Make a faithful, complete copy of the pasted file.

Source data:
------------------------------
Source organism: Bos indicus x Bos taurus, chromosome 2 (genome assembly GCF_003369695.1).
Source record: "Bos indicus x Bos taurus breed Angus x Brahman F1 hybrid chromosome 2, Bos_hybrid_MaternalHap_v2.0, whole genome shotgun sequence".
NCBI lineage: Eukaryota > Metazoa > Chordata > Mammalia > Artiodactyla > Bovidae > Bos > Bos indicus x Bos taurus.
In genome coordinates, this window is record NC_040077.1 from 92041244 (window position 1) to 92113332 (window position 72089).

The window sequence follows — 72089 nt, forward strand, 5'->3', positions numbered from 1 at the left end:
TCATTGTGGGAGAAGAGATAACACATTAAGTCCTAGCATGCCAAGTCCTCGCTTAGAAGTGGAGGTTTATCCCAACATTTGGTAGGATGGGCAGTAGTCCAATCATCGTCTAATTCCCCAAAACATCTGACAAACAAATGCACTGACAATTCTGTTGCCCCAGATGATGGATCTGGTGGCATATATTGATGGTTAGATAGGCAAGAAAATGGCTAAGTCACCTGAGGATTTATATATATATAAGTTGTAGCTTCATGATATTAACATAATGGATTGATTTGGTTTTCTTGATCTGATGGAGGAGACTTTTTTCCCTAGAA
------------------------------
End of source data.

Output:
Source organism: Bos indicus x Bos taurus, chromosome 2 (genome assembly GCF_003369695.1).
Source record: "Bos indicus x Bos taurus breed Angus x Brahman F1 hybrid chromosome 2, Bos_hybrid_MaternalHap_v2.0, whole genome shotgun sequence".
NCBI lineage: Eukaryota > Metazoa > Chordata > Mammalia > Artiodactyla > Bovidae > Bos > Bos indicus x Bos taurus.
In genome coordinates, this window is record NC_040077.1 from 92041244 (window position 1) to 92113332 (window position 72089).

The window sequence follows — 72089 nt, forward strand, 5'->3', positions numbered from 1 at the left end:
TCATTGTGGGAGAAGAGATAACACATTAAGTCCTAGCATGCCAAGTCCTCGCTTAGAAGTGGAGGTTTATCCCAACATTTGGTAGGATGGGCAGTAGTCCAATCATCGTCTAATTCCCCAAAACATCTGACAAACAAATGCACTGACAATTCTGTTGCCCCAGATGATGGATCTGGTGGCATATATTGATGGTTAGATAGGCAAGAAAATGGCTAAGTCACCTGAGGATTTATATATATATAAGTTGTAGCTTCATGATATTAACATAATGGATTGATTTGGTTTTCTTGATCTGATGGAGGAGACTTTTTTCCCTAGAA